I need to share a disclaimer. I use Google. A lot. I like what they've done to empower the web, to create a new world of connected data, and to innovate in ways that we could hardly imagine. Some of my favorite people work at Google. I've had lunch at the cafeteria in Mountain View.
So -- as you read this, understand: I don't think Google is beyond hope. But I do think it's lost at sea, overwhelmed with opportunity and the speed of change. And willing to let its crowned jewel be managed by a faceless, nameless band of managers without last names or phone numbers.
Simply put -- as the web has gotten more complex, they've left AdSense on auto-pilot. There's a pattern that goes back to 2006 -- when the ad market was still fractured and competitive. But today Google owns the market. Yet as their position changed from upstart to leader, to the single most powerful force in web advertising, little changed in the way they manage their AdSense relationships. Here's the proof.
The first time it happened, I admit I thought it was kind of funny.
The email said that Google had discovered offending content on one of our 83,000 web sites. They'd suspended our ad serving. This had happened before -- always when someone had built a channel on our service and then linked to or uploaded something objectionable. In the past, the answer had been simple. Take it down. Problem solved.
But in May of 2010 -- Google sent an ominous note. They had instituted a Zero Tolerance policy -- taking down offending material would no longer be enough, it would have to never go up. And we had 3 days to remove offending material from our network or be banned for life.
So, what was the offending material? The spreadsheet from Google had about 20 items. Some were obvious, boobs and such. But there in the 20 files was a video from the band The Buzzcocks. A mistake? Of course it was. But how could we report a false positive to Google. The clock was ticking just 2.5 days -- the email said clearly: you may not respond to this email.
I sent an email to one of the senior execs I knew at Google, and included the Wikipedia link to the Buzzcocks. They were a great punk band from the 80's -- hardly porn. My friend was amused, but not optimistic. The team that caught 'bad' AdSense pages didn't like to be told they were wrong. Best to take down the band -- forever. And so, down came the band, and the boobs, and other videos of backyard fighting that Google deemed 'violent.'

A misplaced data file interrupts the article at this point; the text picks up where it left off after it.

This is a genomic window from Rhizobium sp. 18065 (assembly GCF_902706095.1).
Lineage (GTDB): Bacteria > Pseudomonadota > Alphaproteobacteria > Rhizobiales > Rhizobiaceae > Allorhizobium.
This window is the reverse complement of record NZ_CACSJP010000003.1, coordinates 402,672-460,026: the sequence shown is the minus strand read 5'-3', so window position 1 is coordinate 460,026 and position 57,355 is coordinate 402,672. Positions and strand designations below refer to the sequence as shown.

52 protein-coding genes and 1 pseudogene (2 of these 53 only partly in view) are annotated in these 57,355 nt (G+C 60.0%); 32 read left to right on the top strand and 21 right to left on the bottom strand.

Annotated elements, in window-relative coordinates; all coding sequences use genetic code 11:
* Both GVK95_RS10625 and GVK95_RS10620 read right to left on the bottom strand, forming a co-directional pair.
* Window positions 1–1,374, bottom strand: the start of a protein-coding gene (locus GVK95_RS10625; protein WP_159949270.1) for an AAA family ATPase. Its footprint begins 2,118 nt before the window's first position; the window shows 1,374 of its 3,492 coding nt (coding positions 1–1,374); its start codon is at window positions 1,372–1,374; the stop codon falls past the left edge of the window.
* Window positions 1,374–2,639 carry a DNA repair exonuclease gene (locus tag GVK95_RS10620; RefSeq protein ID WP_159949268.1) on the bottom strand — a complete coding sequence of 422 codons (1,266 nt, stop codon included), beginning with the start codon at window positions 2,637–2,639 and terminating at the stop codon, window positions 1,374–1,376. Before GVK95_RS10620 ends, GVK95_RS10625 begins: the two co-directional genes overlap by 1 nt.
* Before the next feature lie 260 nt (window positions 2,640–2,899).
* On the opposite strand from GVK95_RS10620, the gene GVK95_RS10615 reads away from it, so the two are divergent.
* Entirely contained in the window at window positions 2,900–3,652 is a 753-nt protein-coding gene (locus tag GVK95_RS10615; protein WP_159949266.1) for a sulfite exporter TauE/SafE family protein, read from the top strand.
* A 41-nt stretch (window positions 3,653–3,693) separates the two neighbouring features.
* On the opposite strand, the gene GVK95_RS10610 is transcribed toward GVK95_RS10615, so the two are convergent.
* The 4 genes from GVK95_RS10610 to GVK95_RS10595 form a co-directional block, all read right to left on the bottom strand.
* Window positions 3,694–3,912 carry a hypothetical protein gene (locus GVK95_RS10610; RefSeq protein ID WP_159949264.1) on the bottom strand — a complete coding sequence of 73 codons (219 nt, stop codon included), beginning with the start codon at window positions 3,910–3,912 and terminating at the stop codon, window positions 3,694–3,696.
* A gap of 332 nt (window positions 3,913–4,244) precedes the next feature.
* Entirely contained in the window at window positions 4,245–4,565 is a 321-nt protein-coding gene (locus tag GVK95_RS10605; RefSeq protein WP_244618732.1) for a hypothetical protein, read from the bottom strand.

We spend weeks building a complex, powerful, automated system to scan sites for dirty words, offending topics, nasty key words, and then scrubbed what was then almost a billion media content items. Then, proudly, we were back on AdSense. Problem solved. Or so we thought.
That lasted until August.
Another stern form letter from Google. We'd been warned about this before. But, they'd found more offending files in our now billion plus video network.
Among them, an interview on The Charlie Rose Show with Marc Andreessen.
Perhaps Google didn't like Andressen I suggested to my Google friends? They weren't amused. If the algorithm had determined it was an offending file, than it must be. Remove it. A closely inspection determined a typo, Charlie Rose wasn't a 'host' in the meta data, he was a 'Ho' - ah, of course.
Now I was getting worried.
The Orwellian overload was making decisions about what could and couldn't be on the web - and sending out automated demands. Comply or be banned -- forever. No human interaction. No ability to flag for a false positive. And most troubling -- Google didn't just stop serving ads to the page, or even to the site -- they banned the entire network. Now 84,000 sites -- with topics from poetry to music to sports to skydiving.
Just how important is AdSense? Well, in 2010 it generated $2.50 billion, or 30% of total revenue. That's a staggering 22% jump from Q4 2009 revenue of $2.04 billion. And it is at this point the only monetization option for most small to midsized websites. And, it gets worse. Because the AI behind AdSense is putting ads on YouTube, and soon will be running the Ads on Google TV, and also powering revenue on Android devices.
AdSense is -- in many ways -- the core of what Google is.
Today - it runs without a visible leader, or any attempt to engage its users, or most critically -- to learn from its mistakes.